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Northwest Film Forum - Seattle, WA - Reviews page 1 - Judysbook

Northwest Film Forum

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1515 12th Ave
Seattle, WA 98122
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(206) 329-2629
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Northwest Film Forum - Seattle, WA
Northwest Film Forum - Seattle, WA
Northwest Film Forum - Seattle, WA
Northwest Film Forum - Seattle, WA

Reviews

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Best

With the passing the same day on July 30, 2007 of film-makers Ingmar Bergman and Michaelangelo Antonioni it makes sense to remember that film both then AND now is largely a comme...

Worst

All reviews seem positive

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Cinema for serious cinephiles: A far cry from your multiplex 8/5/2007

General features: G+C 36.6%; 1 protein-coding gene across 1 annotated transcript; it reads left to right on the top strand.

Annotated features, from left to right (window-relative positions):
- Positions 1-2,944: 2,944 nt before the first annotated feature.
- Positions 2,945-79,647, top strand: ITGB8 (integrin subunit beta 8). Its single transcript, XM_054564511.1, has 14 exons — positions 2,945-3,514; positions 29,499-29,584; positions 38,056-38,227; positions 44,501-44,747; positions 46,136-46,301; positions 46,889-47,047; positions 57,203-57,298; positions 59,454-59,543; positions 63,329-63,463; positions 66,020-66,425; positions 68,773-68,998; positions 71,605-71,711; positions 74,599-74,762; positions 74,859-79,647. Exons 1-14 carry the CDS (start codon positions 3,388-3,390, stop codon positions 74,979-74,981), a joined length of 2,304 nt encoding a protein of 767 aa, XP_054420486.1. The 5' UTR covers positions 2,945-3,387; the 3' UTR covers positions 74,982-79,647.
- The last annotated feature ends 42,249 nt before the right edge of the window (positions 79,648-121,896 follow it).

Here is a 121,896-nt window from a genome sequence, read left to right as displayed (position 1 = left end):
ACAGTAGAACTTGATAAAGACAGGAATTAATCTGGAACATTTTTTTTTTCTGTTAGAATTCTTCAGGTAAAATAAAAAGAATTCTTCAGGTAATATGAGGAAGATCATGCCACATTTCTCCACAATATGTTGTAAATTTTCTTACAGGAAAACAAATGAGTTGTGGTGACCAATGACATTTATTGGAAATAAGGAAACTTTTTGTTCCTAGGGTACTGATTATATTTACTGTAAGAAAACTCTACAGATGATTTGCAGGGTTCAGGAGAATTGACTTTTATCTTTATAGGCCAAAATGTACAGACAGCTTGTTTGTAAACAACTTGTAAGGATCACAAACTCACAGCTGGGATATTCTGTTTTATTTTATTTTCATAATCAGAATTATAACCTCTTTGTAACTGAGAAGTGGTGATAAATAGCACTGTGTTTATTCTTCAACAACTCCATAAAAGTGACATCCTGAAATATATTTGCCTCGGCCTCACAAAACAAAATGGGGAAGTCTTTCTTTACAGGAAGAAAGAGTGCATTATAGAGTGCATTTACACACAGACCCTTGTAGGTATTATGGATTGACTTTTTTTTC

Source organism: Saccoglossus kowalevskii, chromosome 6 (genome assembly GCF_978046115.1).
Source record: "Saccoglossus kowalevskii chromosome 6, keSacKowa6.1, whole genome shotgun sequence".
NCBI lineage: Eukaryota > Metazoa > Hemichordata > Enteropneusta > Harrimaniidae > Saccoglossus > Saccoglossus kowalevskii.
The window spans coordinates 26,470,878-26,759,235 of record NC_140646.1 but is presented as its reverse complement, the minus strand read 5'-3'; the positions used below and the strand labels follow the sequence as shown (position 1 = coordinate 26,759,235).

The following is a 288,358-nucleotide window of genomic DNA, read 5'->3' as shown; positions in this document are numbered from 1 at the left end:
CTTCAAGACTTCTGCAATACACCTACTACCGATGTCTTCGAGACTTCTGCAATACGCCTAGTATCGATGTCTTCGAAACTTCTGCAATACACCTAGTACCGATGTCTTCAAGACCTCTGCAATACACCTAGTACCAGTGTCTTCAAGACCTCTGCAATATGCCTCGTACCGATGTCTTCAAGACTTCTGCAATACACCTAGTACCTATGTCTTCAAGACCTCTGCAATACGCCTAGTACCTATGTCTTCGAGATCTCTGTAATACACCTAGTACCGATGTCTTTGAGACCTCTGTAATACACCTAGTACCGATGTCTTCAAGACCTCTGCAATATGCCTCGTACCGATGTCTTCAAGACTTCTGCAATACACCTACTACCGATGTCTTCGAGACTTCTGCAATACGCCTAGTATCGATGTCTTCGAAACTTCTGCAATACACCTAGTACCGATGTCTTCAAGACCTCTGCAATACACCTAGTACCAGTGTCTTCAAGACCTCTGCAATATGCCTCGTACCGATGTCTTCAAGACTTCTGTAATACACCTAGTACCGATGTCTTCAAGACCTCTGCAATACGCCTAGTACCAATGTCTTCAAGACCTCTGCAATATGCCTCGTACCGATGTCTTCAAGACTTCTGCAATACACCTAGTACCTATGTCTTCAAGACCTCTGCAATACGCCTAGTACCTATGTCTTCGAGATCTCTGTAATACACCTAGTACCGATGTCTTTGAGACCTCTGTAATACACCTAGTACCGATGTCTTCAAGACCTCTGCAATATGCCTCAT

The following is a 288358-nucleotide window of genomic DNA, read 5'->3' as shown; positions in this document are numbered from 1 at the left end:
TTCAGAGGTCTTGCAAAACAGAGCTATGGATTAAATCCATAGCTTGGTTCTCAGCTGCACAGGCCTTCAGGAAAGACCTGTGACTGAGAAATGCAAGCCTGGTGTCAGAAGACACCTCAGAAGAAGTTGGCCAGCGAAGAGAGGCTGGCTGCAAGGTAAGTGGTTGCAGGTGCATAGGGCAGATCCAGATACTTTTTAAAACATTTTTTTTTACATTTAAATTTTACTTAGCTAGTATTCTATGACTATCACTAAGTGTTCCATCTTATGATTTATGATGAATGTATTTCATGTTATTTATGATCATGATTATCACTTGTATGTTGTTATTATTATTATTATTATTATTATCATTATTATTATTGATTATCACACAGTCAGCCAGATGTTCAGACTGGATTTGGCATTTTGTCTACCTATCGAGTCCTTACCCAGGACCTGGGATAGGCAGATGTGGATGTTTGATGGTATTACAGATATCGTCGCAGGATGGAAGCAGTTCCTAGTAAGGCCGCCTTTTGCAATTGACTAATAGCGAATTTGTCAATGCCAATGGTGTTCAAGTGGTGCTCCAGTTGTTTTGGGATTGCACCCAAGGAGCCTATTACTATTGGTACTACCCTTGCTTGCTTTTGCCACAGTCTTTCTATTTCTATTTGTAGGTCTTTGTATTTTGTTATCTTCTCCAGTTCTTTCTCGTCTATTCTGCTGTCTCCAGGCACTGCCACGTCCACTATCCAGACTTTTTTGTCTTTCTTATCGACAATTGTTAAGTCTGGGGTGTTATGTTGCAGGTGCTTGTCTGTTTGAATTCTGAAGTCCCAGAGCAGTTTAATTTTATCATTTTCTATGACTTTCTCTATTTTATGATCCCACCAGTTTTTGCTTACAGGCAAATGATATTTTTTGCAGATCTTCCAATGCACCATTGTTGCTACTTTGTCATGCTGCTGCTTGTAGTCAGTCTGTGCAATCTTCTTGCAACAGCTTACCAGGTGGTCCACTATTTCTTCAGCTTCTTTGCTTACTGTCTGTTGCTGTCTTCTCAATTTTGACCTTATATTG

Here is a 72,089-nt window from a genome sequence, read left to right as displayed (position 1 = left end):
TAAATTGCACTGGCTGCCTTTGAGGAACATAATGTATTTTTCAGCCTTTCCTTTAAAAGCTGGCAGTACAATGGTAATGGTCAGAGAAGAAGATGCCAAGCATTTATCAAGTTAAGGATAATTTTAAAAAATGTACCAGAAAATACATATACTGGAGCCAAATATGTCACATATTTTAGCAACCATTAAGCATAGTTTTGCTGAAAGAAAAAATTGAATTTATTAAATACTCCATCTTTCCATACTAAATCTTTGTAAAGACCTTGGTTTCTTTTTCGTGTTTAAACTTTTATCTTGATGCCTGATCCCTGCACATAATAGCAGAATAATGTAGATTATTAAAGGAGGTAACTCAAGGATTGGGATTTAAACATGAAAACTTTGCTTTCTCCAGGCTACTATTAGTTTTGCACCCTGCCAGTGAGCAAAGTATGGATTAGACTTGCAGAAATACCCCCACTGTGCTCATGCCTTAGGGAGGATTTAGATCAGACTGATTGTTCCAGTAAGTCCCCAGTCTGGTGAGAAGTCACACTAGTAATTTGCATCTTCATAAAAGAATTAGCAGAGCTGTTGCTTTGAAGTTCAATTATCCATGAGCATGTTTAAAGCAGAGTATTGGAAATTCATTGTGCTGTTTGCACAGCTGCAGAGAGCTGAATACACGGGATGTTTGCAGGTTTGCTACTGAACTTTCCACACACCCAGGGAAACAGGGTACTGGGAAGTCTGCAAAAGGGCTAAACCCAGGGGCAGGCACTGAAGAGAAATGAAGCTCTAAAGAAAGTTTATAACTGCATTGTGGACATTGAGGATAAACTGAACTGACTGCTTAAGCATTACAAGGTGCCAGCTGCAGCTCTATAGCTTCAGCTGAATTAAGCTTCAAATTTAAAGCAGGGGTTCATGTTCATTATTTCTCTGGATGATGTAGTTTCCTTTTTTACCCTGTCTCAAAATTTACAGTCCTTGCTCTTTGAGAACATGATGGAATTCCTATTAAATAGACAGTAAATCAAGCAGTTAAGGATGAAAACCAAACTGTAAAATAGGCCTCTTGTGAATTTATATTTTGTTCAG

With the passing the same day on July 30, 2007 of film-makers Ingmar Bergman and Michaelangelo Antonioni it makes sense to remember that film both then AND now is largely a commercial enterprise targeted at the lowest common denominator: the masses largely interested in action--cheap thrills, empty spectacle, and stupefingly numbing cliches, one-liners, recycled gags, and loads of popcorn... http://www.nytimes.com/2007/08/01/movies/05scot.html?_r=1&8dpc&oref=slogin http://www.nytimes.com/2007/08/12/movies/12scor.html Although I have only been there once or twice since it opened (it used to be at the Little Theater on 19th Ave. E. near St. Joseph's), I can attest to this being the least "commercial" movie theater in Seattle, with very fine, programming, including art, foreign, "independent,"experimental, documentary, and classic film. This may one of the very few non-commercial venue for cinephiles in Seattle (Seattle Art Museum also counts, I guess)... Hence, NO preliminary 10-15 minutes of uninterrupted cheesy, flashing, adrenaline-thumping previews, commercials, or announcements, as I recall, before a screening. Where else could we have seen the haunting, psychologically resonant neo-Italian-realist*** film version of Gian-Carlo Menotti's opera "The Medium"--directed by Menotti himself and with a radiant young Anna-Maria Alberghetti--think of "Turn of the Screw," and "Umberto D." (or an Italian Fascist film from Rome's Cinecitta studio**** all rolled in one, set to a modernist Puccini? How they pulled this forgotten gem out of some obscure vault is an open question. Or a few years, an exhibition/film festival/symposium on Slovene contemporary art (attended by the Slovene ambassador)? A strikingly original, funky space, with two very comfortable screening rooms, gallery, bar/cafe, large windows that look out onto the increasingly "in" 12th Ave. scene. This one-of-a-kind non-profit venue clearly stands head and shoulders above the Landmark Theaters (excepting possibly the Harvard Exit, Seven Gables, and Egyptian) in its selection of not-often-seen, mostly non-commercial fare. What about "revisiting" films by such cultural/intellectual luminaries and film-makers who have passed away recently, such as Susan Sontag ("Brother Carl,") "Duet for Cannibals"), Arthur Miller ("Playing for Time," "Misfits"), Gian-Carlo Menotti* ("The Medium"** or "Amahl and the Night Visitors," Bergman ("Cries & Whispers," "Persona," "Scenes from a Marriage"), Antonioni ("L'avventura," "Blow-Up", etc.? (Robert Altman, despite his iconic maverick status, worked within the Hollywood studio system, as far as I know). Or "one of its own," Elia Kazan (d. 2003), controversial for his role in the blacklisting of the McCarthy era but lauded for his "Streetcar Named Desire," "On the Waterfront," "Baby Doll." Seattle being a fairly important theater city--even though theater and cinema are in many ways antithetical media--it would also be interesting, for instance, to see a program of successful Hollywood film versions of Tennessee Williams's works (John Huston's "Night of the Iguana," Kazan's "Streetcar," the little seen "Glass Menagerie" with Gertrude Lawrence in one of her rare film roles), "Summer and Smoke" with Geraldine Page repeating the role that brought her fame in a Circle in the Square revival in New York), even though the number of bowdlerized, mediocre-or-worse versions makes up the vast majority (think of Eugene O'Neill, except for "Long Day's Journey into Night," or Arthur Miller). Or opera-on-film...Bergman's "Magic Flute," the ca. 1987 "Carmen," etc. (Maybe they have already had an occasional opera on film, rarely "a mini-series" or in repertory, to my memory...). [The Big Picture in Belltown used to be adventurous ("The Station Agent," the Robert McNamara documentary, "Fog of War," the documentary on the influential architect Louis Kahn, etc.). In the past year, it has turned to VERY standard Hollywood fare ("Dreamgirls," "Casino Royale") that could seen at ANY multiplex. This is a duplication of effort--the Meridian 16, that downtown rabbit-warren downtown due for demolition in the not too distant future, usually has "first dibs" on this sort of fare]. This and the Harvard Exit are my two favorite movie theaters in Seattle. *http://www.nytimes.com/2007/02/01/arts/music/01cnd-menotti.html?ex=1327986000&en=7ef65dc15876a946&ei=5088&partner=rssnyt&emc=rss ** http://www.amazon.com/Menotti-Medium-Powers-Alberghetti-Schippers/dp/B00006ADF9/ref=pd_sxp_grid_pt_0_1/002-2763930-2716018 *** http://www.italica.rai.it/eng/cinema/cards/neorealism1.htm **** http://www.romefile.com/culture/cinecitta.php Also recommended: The Warren Report, in the old Carnegie Free Library in Ballard: http://seattle.thewarrenreport.com/default.asp more